Making the pieces fit: How WVU, Marshall and the state of West Virginia detect new COVID-19 variants

Picture viral RNA as a single component that you can break into one million pieces. Now imagine reassembling those pieces together, literally like a jigsaw puzzle. If there’s a chipped corner or if a piece won’t fit snugly as it should, consider that a virus mutation or variant. That’s genomic sequencing, in a nutshell, when it comes to identifying variants of COVID-19, according to Peter Stoilov, associate professor of biochemistry at the West Virginia University School of Medicine.

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Split Ends: New studies show how DNA crossovers can drive healthy, abnormal sperm, egg cell division

Human genetic diversity wouldn’t be possible without DNA crossovers in egg and sperm cells. Two Harvard Medical School studies provide new insights into how crossovers go right–and wrong, leading to infertility, miscarriages and birth defects.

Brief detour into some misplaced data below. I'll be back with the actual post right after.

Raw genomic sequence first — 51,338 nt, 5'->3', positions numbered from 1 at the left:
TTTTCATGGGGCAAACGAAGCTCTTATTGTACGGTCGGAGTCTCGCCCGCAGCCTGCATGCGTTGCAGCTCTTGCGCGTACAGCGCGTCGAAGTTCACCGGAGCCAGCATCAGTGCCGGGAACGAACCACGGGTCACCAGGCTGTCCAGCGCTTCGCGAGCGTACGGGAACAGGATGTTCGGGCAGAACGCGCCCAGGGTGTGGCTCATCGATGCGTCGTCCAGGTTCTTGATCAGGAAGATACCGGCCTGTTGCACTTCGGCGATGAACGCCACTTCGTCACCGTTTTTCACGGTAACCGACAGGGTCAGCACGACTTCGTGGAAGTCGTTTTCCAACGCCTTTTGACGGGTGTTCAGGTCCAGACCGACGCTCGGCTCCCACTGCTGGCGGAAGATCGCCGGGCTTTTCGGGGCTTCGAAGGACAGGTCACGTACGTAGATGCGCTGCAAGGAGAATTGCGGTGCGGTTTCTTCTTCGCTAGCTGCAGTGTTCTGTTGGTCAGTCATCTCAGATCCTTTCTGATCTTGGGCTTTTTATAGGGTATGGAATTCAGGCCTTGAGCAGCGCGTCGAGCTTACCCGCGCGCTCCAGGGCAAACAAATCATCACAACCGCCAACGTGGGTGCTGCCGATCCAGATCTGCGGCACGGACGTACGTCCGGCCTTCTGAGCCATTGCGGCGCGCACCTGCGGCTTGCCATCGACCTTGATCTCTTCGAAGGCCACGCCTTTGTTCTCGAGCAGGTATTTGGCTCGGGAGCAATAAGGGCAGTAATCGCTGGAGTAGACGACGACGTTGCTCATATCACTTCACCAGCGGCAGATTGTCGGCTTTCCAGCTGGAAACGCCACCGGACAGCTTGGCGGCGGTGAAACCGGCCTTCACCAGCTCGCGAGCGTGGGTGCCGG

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Discovery reveals antibiotic-resistant strep throat may be too close for comfort

Infectious disease scientists identified strains of group A streptococcus that are less susceptible to commonly used antibiotics, a sign that the germ causing strep throat and flesh-eating disease may be moving closer to resistance to penicillin and other related antibiotics known as beta-lactams.

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